With a mixture of accuracy and precision, Mouhamed Ndiaye rubs a block of paraffin wax on a piece of craft paper he just trimmed from a 20-meter roll. Pressing down firmly on the crease to form a square, he unfolds a corner, brushes a fine line of glue and folds it up again revealing an opening.
What emerges is one of Mouhamed’s environmentally friendly shopping bags.
Mouhamed is a 22-year-old entrepreneur who recently started his paper bag and gift boxes making business with several childhood friends. They aim to make a living as well as transform their community.
“It’s a niche business,” he says optimistically, showing two of his latest creations and talking about his commitment to finding a more environmentally friendly substitute to plastic bags, which are suffocating his city and community.
“The bags we make are solid and biodegradable products as opposed to plastic bags which may be around for a 1,000 years,” he adds seemingly working on a convincing sales pitch or vigilante catchphrase.
Mouhamed lives in Guinaw Rails, an underserved community of Pikine, Senegal. Often referred to as a suburb of the capital Dakar, Pikine, with over a million inhabitants in 2021, is officially Senegal’s second largest city. Pikine is where many young Senegalese who escape the countryside looking for work end up.
Mouhamed lives here with his mother Anta Fall, his six brothers and six sisters, and their fourteen children, as well as their livestock consisting of three adult sheep and a lamb. Staying together is common in Senegalese culture and privacy is not always a priority. Family unity is what matters most.
Eight of the fourteen children attend regular school while the younger ones attend a Koranic school until they are old enough to join the regular education system.
All of his brothers work as street vendors and sell chili paste at the market in the neighbouring city Thiaroye, while two of his sisters are occasional hairdressers but do not earn a steady income.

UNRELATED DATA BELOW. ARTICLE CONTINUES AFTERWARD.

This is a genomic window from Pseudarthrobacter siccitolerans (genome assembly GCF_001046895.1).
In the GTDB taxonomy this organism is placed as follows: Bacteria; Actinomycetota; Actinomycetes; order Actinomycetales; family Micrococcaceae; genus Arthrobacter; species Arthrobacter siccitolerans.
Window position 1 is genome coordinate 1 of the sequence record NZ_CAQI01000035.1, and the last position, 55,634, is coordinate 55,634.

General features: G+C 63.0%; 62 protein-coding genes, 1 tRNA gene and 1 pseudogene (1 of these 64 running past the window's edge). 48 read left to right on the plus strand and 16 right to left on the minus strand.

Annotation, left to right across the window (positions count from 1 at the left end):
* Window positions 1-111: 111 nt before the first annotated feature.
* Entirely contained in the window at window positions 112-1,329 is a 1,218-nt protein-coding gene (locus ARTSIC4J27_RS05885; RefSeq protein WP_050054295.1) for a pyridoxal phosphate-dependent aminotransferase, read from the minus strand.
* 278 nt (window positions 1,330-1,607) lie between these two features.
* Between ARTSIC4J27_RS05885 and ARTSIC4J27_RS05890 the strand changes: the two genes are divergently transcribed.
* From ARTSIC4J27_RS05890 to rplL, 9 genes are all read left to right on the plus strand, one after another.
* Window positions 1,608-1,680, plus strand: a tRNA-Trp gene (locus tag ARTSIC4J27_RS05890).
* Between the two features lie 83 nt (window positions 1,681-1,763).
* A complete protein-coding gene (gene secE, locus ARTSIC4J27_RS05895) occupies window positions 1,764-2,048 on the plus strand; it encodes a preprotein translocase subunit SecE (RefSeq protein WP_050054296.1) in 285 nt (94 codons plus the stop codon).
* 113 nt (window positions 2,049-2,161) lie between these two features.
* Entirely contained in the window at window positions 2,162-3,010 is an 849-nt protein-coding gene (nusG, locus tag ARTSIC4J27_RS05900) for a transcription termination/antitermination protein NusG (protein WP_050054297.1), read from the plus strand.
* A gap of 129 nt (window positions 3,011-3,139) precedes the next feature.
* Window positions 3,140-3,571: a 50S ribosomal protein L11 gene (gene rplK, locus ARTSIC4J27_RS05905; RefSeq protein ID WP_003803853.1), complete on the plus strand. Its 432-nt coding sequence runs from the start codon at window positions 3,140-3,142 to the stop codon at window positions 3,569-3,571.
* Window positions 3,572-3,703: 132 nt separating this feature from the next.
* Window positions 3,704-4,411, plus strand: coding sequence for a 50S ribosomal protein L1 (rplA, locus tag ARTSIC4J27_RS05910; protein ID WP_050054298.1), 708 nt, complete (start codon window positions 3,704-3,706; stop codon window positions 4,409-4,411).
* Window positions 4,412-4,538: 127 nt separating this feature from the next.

Just the tip of the iceberg
On the surface, economic prosperity in Senegal looks promising; for years, the economy has been growing and the outlook is good. As of 2022, growth figures will be even better thanks to anticipated offshore oil and gas extraction. Yet poverty and inequality persist in this West African country often praised for its stability. The World Bank attributes this to the weak labour market: the working population is growing faster than the number of jobs. As a result, two-thirds of working young people between 15 and 35 live in poverty.
“When people talk about poverty, problems are everywhere,” says Mouhamed. “In Guinaw Rails, many young people struggle in school, drop out or simply are never given the chance to attend. Many of them do not have a birth certificate that is a basic school enrolment requirement or have parents who cannot pay the fees. In these cases, children and young people stay home idle or try to find work to contribute to the family’s income. For better or worse, many see the informal sector as a gainful opportunity.”
In Senegal, as in most countries of Sub-Saharan Africa, more than 80% of workers find their livelihoods in the informal sector. Like Mouhamed, they are repair workers, street vendors, fishers, waste collectors, tailors and weavers, bus drivers and market sellers, among many other informal jobs usually void of any social protection or insurance, let alone the prospect of a decent wage.